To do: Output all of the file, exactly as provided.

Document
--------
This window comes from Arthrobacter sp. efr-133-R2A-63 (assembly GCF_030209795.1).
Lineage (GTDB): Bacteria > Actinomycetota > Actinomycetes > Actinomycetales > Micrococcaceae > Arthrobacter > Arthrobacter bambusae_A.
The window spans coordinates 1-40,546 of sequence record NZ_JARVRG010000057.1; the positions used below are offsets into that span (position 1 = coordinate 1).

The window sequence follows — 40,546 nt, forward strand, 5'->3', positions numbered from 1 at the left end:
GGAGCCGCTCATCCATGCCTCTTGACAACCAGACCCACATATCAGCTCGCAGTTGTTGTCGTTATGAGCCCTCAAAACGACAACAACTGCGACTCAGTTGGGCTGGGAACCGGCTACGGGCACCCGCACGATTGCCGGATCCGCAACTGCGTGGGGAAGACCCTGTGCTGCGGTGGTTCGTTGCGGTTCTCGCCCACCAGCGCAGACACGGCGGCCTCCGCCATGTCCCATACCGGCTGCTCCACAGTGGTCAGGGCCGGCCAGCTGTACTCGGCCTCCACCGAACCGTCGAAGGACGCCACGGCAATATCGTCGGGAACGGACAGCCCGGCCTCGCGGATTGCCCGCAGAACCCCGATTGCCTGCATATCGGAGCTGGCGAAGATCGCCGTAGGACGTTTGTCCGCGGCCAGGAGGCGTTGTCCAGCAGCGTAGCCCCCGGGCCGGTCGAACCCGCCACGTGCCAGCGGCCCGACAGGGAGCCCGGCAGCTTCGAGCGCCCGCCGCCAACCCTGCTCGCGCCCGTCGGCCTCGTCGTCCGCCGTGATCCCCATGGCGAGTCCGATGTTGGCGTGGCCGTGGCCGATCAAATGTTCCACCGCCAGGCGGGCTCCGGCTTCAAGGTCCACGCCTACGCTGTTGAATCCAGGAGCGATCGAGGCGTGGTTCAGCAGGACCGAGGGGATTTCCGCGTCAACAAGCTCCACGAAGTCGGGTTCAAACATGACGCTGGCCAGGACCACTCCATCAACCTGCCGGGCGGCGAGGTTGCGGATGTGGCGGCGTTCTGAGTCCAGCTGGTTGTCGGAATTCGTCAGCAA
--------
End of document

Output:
This window comes from Arthrobacter sp. efr-133-R2A-63 (assembly GCF_030209795.1).
Lineage (GTDB): Bacteria > Actinomycetota > Actinomycetes > Actinomycetales > Micrococcaceae > Arthrobacter > Arthrobacter bambusae_A.
The window spans coordinates 1-40,546 of sequence record NZ_JARVRG010000057.1; the positions used below are offsets into that span (position 1 = coordinate 1).

The window sequence follows — 40,546 nt, forward strand, 5'->3', positions numbered from 1 at the left end:
GGAGCCGCTCATCCATGCCTCTTGACAACCAGACCCACATATCAGCTCGCAGTTGTTGTCGTTATGAGCCCTCAAAACGACAACAACTGCGACTCAGTTGGGCTGGGAACCGGCTACGGGCACCCGCACGATTGCCGGATCCGCAACTGCGTGGGGAAGACCCTGTGCTGCGGTGGTTCGTTGCGGTTCTCGCCCACCAGCGCAGACACGGCGGCCTCCGCCATGTCCCATACCGGCTGCTCCACAGTGGTCAGGGCCGGCCAGCTGTACTCGGCCTCCACCGAACCGTCGAAGGACGCCACGGCAATATCGTCGGGAACGGACAGCCCGGCCTCGCGGATTGCCCGCAGAACCCCGATTGCCTGCATATCGGAGCTGGCGAAGATCGCCGTAGGACGTTTGTCCGCGGCCAGGAGGCGTTGTCCAGCAGCGTAGCCCCCGGGCCGGTCGAACCCGCCACGTGCCAGCGGCCCGACAGGGAGCCCGGCAGCTTCGAGCGCCCGCCGCCAACCCTGCTCGCGCCCGTCGGCCTCGTCGTCCGCCGTGATCCCCATGGCGAGTCCGATGTTGGCGTGGCCGTGGCCGATCAAATGTTCCACCGCCAGGCGGGCTCCGGCTTCAAGGTCCACGCCTACGCTGTTGAATCCAGGAGCGATCGAGGCGTGGTTCAGCAGGACCGAGGGGATTTCCGCGTCAACAAGCTCCACGAAGTCGGGTTCAAACATGACGCTGGCCAGGACCACTCCATCAACCTGCCGGGCGGCGAGGTTGCGGATGTGGCGGCGTTCTGAGTCCAGCTGGTTGTCGGAATTCGTCAGCAA